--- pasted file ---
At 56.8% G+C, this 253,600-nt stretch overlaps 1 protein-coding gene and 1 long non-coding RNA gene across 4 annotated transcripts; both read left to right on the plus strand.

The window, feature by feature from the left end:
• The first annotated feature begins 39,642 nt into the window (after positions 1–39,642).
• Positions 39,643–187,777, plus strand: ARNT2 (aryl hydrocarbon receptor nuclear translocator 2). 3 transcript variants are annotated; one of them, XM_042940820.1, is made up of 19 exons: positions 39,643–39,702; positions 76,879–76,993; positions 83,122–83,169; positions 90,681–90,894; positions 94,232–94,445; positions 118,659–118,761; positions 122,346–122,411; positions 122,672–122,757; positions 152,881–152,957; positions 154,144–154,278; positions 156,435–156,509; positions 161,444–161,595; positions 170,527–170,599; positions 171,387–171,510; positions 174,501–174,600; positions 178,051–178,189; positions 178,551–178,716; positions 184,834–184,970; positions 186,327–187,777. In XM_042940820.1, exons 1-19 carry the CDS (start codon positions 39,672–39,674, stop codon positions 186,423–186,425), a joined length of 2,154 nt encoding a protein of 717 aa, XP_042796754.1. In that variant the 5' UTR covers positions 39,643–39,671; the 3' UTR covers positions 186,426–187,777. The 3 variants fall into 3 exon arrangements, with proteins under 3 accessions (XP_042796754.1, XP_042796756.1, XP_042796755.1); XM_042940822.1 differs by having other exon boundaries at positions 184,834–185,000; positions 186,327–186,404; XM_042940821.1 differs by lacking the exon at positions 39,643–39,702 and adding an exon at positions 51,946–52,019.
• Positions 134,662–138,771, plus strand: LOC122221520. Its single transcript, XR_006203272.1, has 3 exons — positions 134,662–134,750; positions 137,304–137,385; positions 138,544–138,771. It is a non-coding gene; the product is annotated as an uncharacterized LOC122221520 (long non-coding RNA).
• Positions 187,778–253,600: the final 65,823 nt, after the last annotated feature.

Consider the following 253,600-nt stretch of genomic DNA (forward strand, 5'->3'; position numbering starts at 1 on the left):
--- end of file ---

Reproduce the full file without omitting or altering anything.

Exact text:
At 56.8% G+C, this 253,600-nt stretch overlaps 1 protein-coding gene and 1 long non-coding RNA gene across 4 annotated transcripts; both read left to right on the plus strand.

The window, feature by feature from the left end:
• The first annotated feature begins 39,642 nt into the window (after positions 1–39,642).
• Positions 39,643–187,777, plus strand: ARNT2 (aryl hydrocarbon receptor nuclear translocator 2). 3 transcript variants are annotated; one of them, XM_042940820.1, is made up of 19 exons: positions 39,643–39,702; positions 76,879–76,993; positions 83,122–83,169; positions 90,681–90,894; positions 94,232–94,445; positions 118,659–118,761; positions 122,346–122,411; positions 122,672–122,757; positions 152,881–152,957; positions 154,144–154,278; positions 156,435–156,509; positions 161,444–161,595; positions 170,527–170,599; positions 171,387–171,510; positions 174,501–174,600; positions 178,051–178,189; positions 178,551–178,716; positions 184,834–184,970; positions 186,327–187,777. In XM_042940820.1, exons 1-19 carry the CDS (start codon positions 39,672–39,674, stop codon positions 186,423–186,425), a joined length of 2,154 nt encoding a protein of 717 aa, XP_042796754.1. In that variant the 5' UTR covers positions 39,643–39,671; the 3' UTR covers positions 186,426–187,777. The 3 variants fall into 3 exon arrangements, with proteins under 3 accessions (XP_042796754.1, XP_042796756.1, XP_042796755.1); XM_042940822.1 differs by having other exon boundaries at positions 184,834–185,000; positions 186,327–186,404; XM_042940821.1 differs by lacking the exon at positions 39,643–39,702 and adding an exon at positions 51,946–52,019.
• Positions 134,662–138,771, plus strand: LOC122221520. Its single transcript, XR_006203272.1, has 3 exons — positions 134,662–134,750; positions 137,304–137,385; positions 138,544–138,771. It is a non-coding gene; the product is annotated as an uncharacterized LOC122221520 (long non-coding RNA).
• Positions 187,778–253,600: the final 65,823 nt, after the last annotated feature.

Consider the following 253,600-nt stretch of genomic DNA (forward strand, 5'->3'; position numbering starts at 1 on the left):